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re·pair 1 (rĭ-pâr)
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v. re·paired, re·pair·ing, re·pairs
v.tr.
1. To restore to sound condition after damage or injury; fix: repaired the broken watch.
2. To set right; remedy: repair an oversight.
3. To restore or renew: repair the immune system.
4. To make up for or compensate for (a loss or wrong, for example).
v.intr.
To make repairs.
n.
1.
a. The work, act, or process of repairing.
b. often repairs An instance or a result of repairing: The accident resulted in a costly repair to the car. My bike is in the shop for repairs.
2.
a. The state of being fit for use: The furnace is out of repair.
b. General condition after use or repairing: in good repair.

[Middle English reparen, repairen, from Old French reparer, from Latin reparāre : re-, re- + parāre, to prepare, put in order; see perə-1 in the Appendix of Indo-European roots.]

re·paira·bili·ty n.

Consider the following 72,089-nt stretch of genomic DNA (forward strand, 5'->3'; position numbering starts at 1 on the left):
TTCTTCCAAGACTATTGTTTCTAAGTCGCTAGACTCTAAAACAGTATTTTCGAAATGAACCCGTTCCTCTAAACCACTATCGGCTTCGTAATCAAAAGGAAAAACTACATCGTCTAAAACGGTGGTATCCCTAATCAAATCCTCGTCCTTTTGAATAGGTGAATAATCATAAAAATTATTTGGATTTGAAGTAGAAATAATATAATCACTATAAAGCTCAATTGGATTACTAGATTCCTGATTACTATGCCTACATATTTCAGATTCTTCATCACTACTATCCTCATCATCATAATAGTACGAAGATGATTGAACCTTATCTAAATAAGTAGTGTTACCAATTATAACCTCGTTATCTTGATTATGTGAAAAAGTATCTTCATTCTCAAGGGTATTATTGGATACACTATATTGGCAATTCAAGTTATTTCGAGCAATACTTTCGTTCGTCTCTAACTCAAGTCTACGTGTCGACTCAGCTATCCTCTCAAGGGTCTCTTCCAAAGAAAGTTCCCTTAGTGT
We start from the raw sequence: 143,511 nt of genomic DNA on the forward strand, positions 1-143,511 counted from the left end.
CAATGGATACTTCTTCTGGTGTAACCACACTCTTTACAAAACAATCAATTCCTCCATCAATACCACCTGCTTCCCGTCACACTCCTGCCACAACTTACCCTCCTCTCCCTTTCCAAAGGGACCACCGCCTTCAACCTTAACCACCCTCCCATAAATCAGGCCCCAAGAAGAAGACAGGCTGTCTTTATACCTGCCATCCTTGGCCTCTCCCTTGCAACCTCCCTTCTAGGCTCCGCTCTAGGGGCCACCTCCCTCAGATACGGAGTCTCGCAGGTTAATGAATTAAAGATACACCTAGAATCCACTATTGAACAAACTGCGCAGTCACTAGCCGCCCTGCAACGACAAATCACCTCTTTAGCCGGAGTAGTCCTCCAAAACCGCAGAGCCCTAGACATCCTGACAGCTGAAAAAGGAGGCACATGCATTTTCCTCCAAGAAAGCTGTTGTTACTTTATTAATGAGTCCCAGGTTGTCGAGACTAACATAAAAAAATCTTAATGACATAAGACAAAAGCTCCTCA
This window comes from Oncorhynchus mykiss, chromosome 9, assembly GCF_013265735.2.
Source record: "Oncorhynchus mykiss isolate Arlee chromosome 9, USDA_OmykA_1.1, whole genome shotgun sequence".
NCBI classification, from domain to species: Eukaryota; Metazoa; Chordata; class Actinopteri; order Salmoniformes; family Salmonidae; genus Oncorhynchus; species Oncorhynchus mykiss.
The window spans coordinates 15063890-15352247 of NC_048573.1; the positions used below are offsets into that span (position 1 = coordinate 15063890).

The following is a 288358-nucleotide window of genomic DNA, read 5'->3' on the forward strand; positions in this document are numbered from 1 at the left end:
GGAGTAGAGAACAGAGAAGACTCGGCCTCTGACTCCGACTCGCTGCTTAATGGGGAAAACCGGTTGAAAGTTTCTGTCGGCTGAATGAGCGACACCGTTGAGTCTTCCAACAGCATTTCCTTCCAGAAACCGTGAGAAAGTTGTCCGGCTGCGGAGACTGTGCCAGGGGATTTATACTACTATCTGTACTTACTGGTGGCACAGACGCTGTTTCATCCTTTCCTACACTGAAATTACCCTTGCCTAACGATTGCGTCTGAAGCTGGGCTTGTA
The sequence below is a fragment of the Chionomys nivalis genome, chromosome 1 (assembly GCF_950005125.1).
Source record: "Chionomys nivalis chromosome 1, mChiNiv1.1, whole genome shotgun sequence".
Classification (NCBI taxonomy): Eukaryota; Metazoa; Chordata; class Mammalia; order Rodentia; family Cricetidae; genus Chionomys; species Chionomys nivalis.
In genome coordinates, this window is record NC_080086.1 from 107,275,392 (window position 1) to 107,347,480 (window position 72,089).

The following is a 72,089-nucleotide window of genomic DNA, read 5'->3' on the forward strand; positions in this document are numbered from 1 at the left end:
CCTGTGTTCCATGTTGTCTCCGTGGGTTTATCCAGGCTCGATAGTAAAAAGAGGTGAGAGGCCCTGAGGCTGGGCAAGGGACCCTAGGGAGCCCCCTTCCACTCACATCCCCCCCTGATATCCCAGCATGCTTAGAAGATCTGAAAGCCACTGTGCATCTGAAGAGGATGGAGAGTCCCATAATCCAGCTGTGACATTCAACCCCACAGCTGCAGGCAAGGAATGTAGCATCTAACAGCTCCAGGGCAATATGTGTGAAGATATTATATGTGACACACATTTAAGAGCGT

re·paira·ble adj.
re·paira·bly adv.
re·pairer n.

The American Heritage® Dictionary of the English Language, Fifth Edition copyright ©2017 by Houghton Mifflin Harcourt Publishing Company. All rights reserved.
 
re·pair 2 (rĭ-pâr)
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intr.v. re·paired, re·pair·ing, re·pairs
1. To betake oneself; go: repair to the dining room.
2. To go frequently or habitually: repairs to the restaurant every week.
n.
Archaic
1. An act of going or sojourning: our annual repair to the mountains.
2. A place to which one goes frequently or habitually; a haunt.

[Middle English repairen, to return, from Old French repairier, from Late Latin repatriāre, to return to one's country; see REPATRIATE.]

The American Heritage® Dictionary of the English Language, Fifth Edition copyright ©2017 by Houghton Mifflin Harcourt Publishing Company. All rights reserved.
 

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